World Health Organization: 5 percent of calories should be from sugar
LONDON -- Just try sugarcoating this: The World Health Organization says your daily sugar intake should be just 5 percent of your total calories -- half of what the agency previously recommended, according to new draft guidelines published Wednesday...
Alzheimer's buddy program pairs patients, students
CHICAGO -- At age 80, retired Chicago physician and educator Dan Winship is getting a bittersweet last chance to teach about medicine -- only this time he's the subject. In the early stages of Alzheimer's disease, Winship is giving a young medical student a close-up look at a devastating illness affecting millions of patients worldwide...
Health beat: Diabetes, high blood pressure raise kidney disease risk
Kidney disease damages kidneys, preventing them from cleaning blood as well as they should. This damage can cause wastes to build up in the body and lead to other health problems, including heart disease and weak bones. It can cause anemia, which makes people feel tired and weak as the number of red blood cells becomes low. Chronic kidney disease eventually can cause kidney failure if it is not treated...
Study: National drop in obese toddlers
ATLANTA -- Toddler obesity shrank sharply in the past decade, a new study suggests. While promising, it's not proof that the nation has turned a corner in the battle against childhood obesity, some experts say. The finding comes from a government study considered a gold-standard gauge of trends in the public's health. The researchers found that obesity among children ages 2 to 5 decreased -- to 8 percent, from 14 percent a decade ago. That would represent a 43 percent drop...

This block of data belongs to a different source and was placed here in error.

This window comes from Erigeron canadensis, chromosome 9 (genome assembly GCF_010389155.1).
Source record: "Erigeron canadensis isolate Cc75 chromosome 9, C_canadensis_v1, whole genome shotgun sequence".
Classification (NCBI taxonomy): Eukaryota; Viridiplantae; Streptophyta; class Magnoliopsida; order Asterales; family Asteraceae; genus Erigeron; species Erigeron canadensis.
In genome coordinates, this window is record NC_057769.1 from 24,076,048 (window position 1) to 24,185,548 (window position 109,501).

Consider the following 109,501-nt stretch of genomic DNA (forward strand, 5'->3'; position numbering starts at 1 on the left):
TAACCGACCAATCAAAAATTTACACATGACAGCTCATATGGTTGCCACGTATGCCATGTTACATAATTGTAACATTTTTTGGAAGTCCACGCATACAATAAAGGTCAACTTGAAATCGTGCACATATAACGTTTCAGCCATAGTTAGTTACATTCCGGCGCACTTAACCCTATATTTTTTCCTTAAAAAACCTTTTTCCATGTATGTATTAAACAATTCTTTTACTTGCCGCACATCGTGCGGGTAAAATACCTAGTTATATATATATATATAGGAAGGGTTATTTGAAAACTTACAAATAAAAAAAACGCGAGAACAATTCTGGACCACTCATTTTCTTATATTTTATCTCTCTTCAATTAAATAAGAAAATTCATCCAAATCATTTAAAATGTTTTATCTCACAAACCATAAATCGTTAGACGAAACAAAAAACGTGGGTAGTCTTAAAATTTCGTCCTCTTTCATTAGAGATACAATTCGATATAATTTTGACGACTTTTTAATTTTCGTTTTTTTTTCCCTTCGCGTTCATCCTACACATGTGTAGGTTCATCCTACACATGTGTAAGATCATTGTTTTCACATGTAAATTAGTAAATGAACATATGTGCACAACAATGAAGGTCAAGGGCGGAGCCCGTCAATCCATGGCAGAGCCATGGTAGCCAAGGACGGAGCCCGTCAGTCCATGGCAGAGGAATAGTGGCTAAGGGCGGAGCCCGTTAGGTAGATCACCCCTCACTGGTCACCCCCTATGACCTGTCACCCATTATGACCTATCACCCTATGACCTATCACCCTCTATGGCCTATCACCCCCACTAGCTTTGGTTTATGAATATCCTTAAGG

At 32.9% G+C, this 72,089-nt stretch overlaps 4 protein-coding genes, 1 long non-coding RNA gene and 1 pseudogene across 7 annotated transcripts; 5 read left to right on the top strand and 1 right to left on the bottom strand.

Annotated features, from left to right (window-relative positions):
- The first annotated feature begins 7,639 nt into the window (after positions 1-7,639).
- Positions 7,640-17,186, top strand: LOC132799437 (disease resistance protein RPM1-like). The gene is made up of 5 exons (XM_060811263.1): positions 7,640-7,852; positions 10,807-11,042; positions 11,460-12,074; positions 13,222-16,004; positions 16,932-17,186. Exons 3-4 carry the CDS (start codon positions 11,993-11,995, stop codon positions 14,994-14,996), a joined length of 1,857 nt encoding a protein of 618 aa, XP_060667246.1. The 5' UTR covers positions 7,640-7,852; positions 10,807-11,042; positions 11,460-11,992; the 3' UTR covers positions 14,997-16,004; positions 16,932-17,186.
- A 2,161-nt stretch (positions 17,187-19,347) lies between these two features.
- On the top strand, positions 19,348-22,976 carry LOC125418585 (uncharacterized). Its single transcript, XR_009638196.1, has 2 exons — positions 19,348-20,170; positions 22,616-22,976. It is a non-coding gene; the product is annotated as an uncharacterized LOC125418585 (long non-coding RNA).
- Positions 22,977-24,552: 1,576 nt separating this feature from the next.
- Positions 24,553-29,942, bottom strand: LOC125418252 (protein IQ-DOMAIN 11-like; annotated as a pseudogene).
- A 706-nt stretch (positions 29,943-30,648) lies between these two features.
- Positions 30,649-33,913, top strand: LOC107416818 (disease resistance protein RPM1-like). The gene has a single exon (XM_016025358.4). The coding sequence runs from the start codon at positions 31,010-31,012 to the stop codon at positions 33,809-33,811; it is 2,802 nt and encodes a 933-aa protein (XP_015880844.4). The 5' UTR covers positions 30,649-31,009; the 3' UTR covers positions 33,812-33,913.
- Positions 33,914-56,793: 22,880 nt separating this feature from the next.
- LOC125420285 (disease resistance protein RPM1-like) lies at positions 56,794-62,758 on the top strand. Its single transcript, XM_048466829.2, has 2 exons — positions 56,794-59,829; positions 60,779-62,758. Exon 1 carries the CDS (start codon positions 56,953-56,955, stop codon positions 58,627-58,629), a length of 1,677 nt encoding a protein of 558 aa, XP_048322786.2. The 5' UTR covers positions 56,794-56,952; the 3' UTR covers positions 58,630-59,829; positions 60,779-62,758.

Centralizing organ removal may benefit transplants
For decades, surgeons have traveled to far-off hospitals to remove organs from brain-dead donors and then rushed back to transplant them. Now an experiment in the Midwest suggests there may be a better way: Bring the donors to the doctors instead. A study out Tuesday reports on liver transplants from the nation's first free-standing organ retrieval center. ...
Health beat: March is National Colorectal Cancer Awareness Month
The risk of getting colorectal cancer increases with age. More than 90 percent of cases occur in people who are 50 years old or older. Colorectal cancer screening saves lives, but many people are not being screened according to national guidelines. If you're 50 years old or older, getting a screening test for colorectal cancer could save your life. Here's how:...
Few eligible patients can get weight loss surgery
WASHINGTON -- Like 78 million other Americans, MaryJane Harrison is obese. And like many critically overweight Americans, Harrison cannot afford to have weight loss surgery because her health insurance doesn't cover it. The financial burden makes it nearly impossible for her to follow the advice of three physicians who have prescribed the stomach-shrinking procedure for Harrison, who is 4 feet, 10 inches and weighs 265 pounds...
Online MD reviews: cars, movie sites more popular
CHICAGO -- Doctor ratings are less popular than those of toasters, cars and movies when it comes to online consumer sites. That's according to a survey that found most adults hadn't checked online physician reviews -- and most said a conveniently located office and accepting patients' health insurance was more important...
Ovary removal aids high-risk women, research shows